Good News

“Good news.” Defining “good news” is rather simple, almost self-explanatory. Good news is good news. It’s an event or the knowledge of something that you label as positive or good. The evangelist speaks of the “Good News” as the knowledge of the coming of the Kingdom of God, which is really good news for the devout and theologians. Keep in mind, that the labeling is subjective to the human being.  You have heard it before:  what’s good for the goose is good for the gander.  Meaning, what is good news to some is also good news to others. In the state of conscious awareness, we understand that nothing is really good or bad, it just is. And that’s okay.

Often times, our religions tell us there is good news, a level of peace and joy achievable through faith and grace, yet they neglect to tell us how to achieve these goals.  I have some good news for you.  The experience of the glory and grace of all creation is already yours. It is clouded by the workings of your overactive and often all-consuming mind. There is another way to live your life; through mindful awareness and the conscience experience of what it is to be human. There is a way to separate yourself from the often negative workings of your mind. To silence your thoughts (those you are not in control of) so that your mind is free to experience the true nature of your being. And if not to silence them, at least achieve a level of conscious awareness so that they have less negative effect on you. Your true nature is one of peace, love and joy. The good news I tell you today is:  the cure for the majority of your mental anguish is simplistic and waiting for you. Learn and practice mindfulness, awareness, and meditation.  If you don’t know how, learn. If you’re not ready, then let the sufferings of your mind lead you to the moment you are.

A simple meditation: Throughout your day, here and there, when it comes to mind or not, bring your attention to how you label the news that you hear. Be aware of how your mind labels it as good or bad. Take a moment. Think. (There is a difference between purposeful thinking and the stream of thought.) If you were in a different mood, would that cause you to label the moment differently? If your mind adds non-applicable thoughts to the moment, bring your attention back to the observation of how you’re labeling the news. Remember, nothing is inherently good or bad. Things just are. It’s a new day. Your day.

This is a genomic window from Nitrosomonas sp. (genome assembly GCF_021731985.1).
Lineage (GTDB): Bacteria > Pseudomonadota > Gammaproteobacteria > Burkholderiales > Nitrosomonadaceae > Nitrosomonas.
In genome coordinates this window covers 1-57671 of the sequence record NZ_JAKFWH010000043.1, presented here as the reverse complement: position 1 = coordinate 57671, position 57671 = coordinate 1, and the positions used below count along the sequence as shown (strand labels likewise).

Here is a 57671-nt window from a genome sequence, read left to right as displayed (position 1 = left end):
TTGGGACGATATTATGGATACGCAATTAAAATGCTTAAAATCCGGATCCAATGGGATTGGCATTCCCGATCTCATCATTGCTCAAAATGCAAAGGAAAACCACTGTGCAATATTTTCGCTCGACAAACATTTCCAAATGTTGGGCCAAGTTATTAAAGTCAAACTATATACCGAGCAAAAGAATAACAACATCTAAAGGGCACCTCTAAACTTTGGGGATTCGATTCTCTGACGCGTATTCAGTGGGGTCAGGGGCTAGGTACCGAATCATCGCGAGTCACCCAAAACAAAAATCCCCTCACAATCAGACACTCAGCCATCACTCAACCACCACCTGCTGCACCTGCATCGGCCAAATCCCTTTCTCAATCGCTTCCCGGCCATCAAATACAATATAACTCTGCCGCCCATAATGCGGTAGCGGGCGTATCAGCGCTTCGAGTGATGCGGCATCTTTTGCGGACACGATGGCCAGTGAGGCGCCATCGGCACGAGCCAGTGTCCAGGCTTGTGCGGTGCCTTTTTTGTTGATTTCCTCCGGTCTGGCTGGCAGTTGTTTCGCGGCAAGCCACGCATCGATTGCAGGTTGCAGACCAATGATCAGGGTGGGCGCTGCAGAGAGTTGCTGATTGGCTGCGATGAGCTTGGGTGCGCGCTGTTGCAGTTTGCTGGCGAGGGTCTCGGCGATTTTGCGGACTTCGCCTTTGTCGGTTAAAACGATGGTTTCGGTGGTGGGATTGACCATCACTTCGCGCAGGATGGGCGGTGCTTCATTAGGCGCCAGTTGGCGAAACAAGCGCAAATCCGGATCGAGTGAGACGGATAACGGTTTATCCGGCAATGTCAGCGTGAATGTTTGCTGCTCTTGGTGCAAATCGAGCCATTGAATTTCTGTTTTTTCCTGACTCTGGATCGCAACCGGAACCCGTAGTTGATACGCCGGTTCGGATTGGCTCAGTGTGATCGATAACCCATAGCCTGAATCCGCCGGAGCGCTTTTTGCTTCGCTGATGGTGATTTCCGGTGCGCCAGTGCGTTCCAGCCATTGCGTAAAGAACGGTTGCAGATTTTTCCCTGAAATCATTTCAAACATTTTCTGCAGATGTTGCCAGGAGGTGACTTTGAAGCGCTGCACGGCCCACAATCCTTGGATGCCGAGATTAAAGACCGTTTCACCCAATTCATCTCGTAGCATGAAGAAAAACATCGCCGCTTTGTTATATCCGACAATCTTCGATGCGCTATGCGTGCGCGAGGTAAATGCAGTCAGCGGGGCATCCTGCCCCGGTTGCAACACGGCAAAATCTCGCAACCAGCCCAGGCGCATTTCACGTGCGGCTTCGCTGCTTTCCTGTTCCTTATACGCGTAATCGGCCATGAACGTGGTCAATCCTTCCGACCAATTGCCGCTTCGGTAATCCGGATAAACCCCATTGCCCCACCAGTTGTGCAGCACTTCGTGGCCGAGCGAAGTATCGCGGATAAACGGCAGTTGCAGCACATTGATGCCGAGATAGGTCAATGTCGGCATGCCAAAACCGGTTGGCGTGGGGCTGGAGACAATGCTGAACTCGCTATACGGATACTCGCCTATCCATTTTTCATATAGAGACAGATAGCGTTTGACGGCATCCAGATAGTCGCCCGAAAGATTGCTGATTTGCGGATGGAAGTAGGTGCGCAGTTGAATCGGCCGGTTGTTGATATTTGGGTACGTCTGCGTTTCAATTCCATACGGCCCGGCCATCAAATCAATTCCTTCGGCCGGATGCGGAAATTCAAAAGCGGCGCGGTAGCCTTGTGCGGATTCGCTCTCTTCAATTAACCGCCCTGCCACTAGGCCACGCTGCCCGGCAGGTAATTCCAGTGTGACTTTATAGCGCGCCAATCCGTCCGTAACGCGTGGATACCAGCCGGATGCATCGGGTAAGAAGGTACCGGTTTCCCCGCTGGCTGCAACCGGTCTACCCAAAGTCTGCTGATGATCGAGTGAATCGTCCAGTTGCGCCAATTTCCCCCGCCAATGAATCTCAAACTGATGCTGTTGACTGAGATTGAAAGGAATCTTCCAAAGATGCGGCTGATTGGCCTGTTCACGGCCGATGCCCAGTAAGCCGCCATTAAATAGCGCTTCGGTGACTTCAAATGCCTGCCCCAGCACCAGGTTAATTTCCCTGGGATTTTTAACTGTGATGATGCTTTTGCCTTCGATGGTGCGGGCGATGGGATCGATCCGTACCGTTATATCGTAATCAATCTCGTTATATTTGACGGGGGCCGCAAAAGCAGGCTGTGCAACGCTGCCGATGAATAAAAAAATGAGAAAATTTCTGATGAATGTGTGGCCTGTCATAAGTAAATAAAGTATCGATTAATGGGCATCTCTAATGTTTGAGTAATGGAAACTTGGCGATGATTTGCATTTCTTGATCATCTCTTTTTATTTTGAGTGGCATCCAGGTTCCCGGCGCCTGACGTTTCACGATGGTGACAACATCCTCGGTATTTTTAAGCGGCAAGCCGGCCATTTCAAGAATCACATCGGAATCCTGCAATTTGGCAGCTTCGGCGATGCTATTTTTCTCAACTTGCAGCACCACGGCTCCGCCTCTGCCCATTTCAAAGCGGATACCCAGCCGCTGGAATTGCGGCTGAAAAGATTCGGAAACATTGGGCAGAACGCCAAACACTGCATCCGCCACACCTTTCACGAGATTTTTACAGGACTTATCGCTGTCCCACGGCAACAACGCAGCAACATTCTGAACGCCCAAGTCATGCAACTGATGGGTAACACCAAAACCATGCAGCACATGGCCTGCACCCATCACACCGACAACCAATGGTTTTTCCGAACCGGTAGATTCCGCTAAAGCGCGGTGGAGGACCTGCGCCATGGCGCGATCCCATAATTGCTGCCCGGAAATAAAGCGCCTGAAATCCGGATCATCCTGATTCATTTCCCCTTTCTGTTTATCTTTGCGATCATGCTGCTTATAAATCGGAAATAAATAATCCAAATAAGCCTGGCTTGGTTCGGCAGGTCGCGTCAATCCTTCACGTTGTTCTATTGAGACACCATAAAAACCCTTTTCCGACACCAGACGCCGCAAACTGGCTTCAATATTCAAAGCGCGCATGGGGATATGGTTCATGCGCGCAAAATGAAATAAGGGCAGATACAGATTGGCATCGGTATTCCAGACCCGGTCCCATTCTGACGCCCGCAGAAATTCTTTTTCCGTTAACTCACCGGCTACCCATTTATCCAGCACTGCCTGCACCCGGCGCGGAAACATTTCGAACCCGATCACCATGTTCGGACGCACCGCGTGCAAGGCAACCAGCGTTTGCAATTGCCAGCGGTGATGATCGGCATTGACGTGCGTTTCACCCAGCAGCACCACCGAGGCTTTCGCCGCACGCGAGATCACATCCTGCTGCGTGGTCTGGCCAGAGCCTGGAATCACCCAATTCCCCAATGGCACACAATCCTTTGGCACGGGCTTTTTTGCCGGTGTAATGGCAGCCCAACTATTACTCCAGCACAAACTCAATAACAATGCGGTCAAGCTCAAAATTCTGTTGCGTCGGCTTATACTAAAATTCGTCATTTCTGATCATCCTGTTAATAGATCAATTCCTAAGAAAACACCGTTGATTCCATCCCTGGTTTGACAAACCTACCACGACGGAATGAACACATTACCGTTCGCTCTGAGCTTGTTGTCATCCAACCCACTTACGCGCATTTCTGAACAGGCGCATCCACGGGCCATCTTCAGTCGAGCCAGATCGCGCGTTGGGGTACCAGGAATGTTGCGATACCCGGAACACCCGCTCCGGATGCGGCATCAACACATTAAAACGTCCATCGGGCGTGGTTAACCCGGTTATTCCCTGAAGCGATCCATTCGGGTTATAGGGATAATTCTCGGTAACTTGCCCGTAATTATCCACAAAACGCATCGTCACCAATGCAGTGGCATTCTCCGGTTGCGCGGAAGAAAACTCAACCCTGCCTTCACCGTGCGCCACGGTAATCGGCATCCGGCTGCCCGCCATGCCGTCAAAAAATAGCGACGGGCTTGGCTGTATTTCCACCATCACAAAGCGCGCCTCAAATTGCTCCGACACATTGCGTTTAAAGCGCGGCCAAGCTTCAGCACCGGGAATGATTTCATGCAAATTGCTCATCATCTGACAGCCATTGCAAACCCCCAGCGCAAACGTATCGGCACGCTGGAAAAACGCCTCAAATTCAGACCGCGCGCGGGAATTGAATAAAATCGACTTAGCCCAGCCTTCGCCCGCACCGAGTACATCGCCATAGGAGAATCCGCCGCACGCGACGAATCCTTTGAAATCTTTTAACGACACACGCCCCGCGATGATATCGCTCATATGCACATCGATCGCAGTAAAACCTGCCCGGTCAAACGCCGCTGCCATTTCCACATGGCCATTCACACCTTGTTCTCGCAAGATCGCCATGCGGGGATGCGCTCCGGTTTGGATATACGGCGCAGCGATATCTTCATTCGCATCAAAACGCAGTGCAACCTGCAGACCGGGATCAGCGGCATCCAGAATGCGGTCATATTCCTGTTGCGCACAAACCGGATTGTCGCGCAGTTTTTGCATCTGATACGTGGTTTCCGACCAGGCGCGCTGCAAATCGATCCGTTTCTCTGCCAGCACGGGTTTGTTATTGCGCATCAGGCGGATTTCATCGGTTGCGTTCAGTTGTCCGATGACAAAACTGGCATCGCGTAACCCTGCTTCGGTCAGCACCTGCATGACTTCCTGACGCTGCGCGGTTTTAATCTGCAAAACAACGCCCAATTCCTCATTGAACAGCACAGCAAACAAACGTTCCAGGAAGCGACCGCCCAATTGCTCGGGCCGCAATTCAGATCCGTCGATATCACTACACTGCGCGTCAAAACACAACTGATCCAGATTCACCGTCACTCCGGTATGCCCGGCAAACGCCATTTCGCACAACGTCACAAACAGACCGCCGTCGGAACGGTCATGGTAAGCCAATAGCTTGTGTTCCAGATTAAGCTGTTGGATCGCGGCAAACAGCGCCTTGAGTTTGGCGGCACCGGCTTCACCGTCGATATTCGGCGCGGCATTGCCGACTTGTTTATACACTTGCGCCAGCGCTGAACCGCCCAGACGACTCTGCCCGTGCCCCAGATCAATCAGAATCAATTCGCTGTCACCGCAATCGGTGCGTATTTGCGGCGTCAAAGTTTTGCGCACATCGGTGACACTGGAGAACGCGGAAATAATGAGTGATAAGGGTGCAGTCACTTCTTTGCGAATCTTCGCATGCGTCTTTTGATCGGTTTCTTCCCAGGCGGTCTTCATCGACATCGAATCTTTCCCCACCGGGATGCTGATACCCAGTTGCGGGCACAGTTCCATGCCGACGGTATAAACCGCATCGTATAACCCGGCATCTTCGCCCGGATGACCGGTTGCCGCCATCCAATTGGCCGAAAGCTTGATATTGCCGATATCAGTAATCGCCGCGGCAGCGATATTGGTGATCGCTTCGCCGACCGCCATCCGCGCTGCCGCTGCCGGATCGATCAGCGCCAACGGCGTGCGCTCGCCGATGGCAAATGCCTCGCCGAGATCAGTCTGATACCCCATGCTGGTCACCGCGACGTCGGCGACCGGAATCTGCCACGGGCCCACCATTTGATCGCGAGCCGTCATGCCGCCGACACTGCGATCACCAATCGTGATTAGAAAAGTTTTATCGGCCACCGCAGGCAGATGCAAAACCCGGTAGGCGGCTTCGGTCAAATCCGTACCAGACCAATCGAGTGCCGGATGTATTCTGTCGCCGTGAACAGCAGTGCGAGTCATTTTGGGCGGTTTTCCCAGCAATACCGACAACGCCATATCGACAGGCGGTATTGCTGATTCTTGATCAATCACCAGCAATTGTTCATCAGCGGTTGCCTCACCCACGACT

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Inner peace may mean different things to different people. Some may believe that inner peace is different for all of us, which can also make defining inner peace a challenge. For many of us, the desire for inner peace can be clouded by definition or in our inability to possess the knowledge to find such a state of being. For myself, inner peace is a mental state of being not clouded by the repetitive conditioned programmed thinking of my mind. A state of being where my true conscious self is separate from the manipulation of my thought stream. Like too many people, I had a rough start. I was raised in the 1960s during a time where the line between discipline and abuse had not yet been drawn by society and where, in many homes, neglect and victimization was the norm. In too many arenas, it is still the same for many unfortunate children and young people today. As a result of the environment I was raised in, I spent most of my twenties in a state of mental anguish. At the age of 27 I came to the understanding that abusing drugs and alcohol was not the answer for dealing with a tortured mind, and though I was able to accomplish and attain many material things that the world had to offer, I wanted something more, inner peace. After being diagnosed with institutional grade PTSD and several sever forms of depression, I decided to take on the challenge of psychoanalytic therapy. For 13 years, I worked with therapists, psychiatrists, psychoanalysts, and medical doctors to address the disorders that were the result of my upbringing. I included personal studies of psychology and human behavior to add more knowledge in my pursuit of wellness. By the age of 40, as I had always done, I was sharing the knowledge I had gained and my life experience with others with similar situations to my own. Despite my efforts, I could still not separate from the mind of a manic depressive. I could not attain inner peace. My desire for inner peace led me to meditation. Meditation is a practice that separates us from the workings of the conditioned programmed mind and the endless stream of thought. After several months of mediation studies and practice, I began to feel the separation of my true self from the confines and mental torture of my own mind. At that moment a new, although difficult, journey had begun. I spent years of riding the roller-coaster of mental anguish and peace as I continued my struggle to mental freedom. Now, 18 years since my meditation studies commenced, I find myself in a state of conscious presence that allows me to live peacefully with a mind suffering from mental illness. My journey has included sharing my knowledge and understanding of the inner workings of the mind with others to help them attain peace and joy as I have; aiding them in their quest to escape the suffering of the confines of their programmed conditioned minds. I have recently taken my teaching to a new level, carrying myself as a published writer, teaching mediation and sharing the knowledge of the ability for each and every one of us to achieve our natural state of being, which is peace, love and joy.

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